Having my beautiful daughter Alice was the best thing to have happened to me. When she stares up at me with her deep blue eyes, care free and untainted by the world, I melt like a marshmallow over a campfire. However, a hard realization struck me; depression does not discriminate. It does not care that I just had a wonderful baby. As ecstatic as I am to be a new mommy to my little girl, I still have feelings of deep depression to battle. For me, it’s not post partum depression. I have no desire to run away from home, no ill intentions or thoughts toward my baby, etc. And if you are experiencing those things or suspect you may be experiencing PPD, help is available! In my case, I am experiencing the same depression I have felt before, during, and now after pregnancy. I thought my depression was intensified during my pregnancy because of all the complications I suffered. I dealt with Hyperemesis Gravidarum (excessive vomiting/extreme nausea) all the way up until the end. I was hospitalized on several occasions to be given IV fluids and medications to keep us both alive. What I didn’t expect was for my mental illness to come back full force after delivery. This was ignorant on my part but I wrongfully assumed baby bliss would send depression packing.
On the contrary, my illness is a vile and cruel manifestation within my brain. It tells me my husband and baby would be better off without me. Logic and illness are enemies because I know of course this isn’t true but the feelings are SO overwhelming and intense it’s difficult to believe logic. It feeds me lies day in and day out and requires constant management on my part. While I absolutely adore being mommy now, at times it is challenging to balance my mental health while taking care of my tiny person. It is not impossible though and if you’re struggling as I am, I want that part to stick. It. Is. NOT. Impossible!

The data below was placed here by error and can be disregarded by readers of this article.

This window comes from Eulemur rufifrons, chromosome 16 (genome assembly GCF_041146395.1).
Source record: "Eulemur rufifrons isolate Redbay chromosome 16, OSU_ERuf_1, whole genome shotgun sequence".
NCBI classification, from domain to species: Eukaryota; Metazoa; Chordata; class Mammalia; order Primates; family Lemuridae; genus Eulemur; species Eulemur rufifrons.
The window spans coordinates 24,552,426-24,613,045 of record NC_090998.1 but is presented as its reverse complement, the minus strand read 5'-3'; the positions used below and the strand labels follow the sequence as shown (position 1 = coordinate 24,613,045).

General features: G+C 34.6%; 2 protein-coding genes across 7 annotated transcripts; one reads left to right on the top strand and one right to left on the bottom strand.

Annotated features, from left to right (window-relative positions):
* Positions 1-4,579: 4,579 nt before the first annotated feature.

Some things that have helped me are working with my therapist and devising a custom plan for me and my depression. Depression affects us all differently so it’s not a one size fits all treatment style. I for instance struggle with thoughts of self harm so part of my plan is to utilize my “self soothing kit.” This is just a simple box I filled with comfort and distraction items such as a fuzzy blanket, tissues, a journal, coloring books, and more. When I feel the urge to self harm, I go to my self soothe kit in hope of retraining my brain to utilize healthier coping mechanisms. Also inside my self soothe kit is a list of things to do instead of self harm. An example would be to meditate or paint. Sometimes in crisis mode my mind is not focusing on these things and the printed reminder helps me recenter on more positive coping skills.
I often feel I won’t ever escape the grip of my illness. It feels like an ever present cloud looming over me, waiting to release another torrential downpour that will threaten to drown me. Yet somehow, I always persist and as a result, I see the sun again. My Alice is my sunshine and I am so grateful for her and my supportive husband, as well as anyone else who has supported me through all of this. Even those who are no longer present. Depression isn’t easy for anyone. Not the sufferer nor the person trying to help. But there is always hope and I’m inexplicably grateful to anyone who has ever helped me find that hope when it felt lost.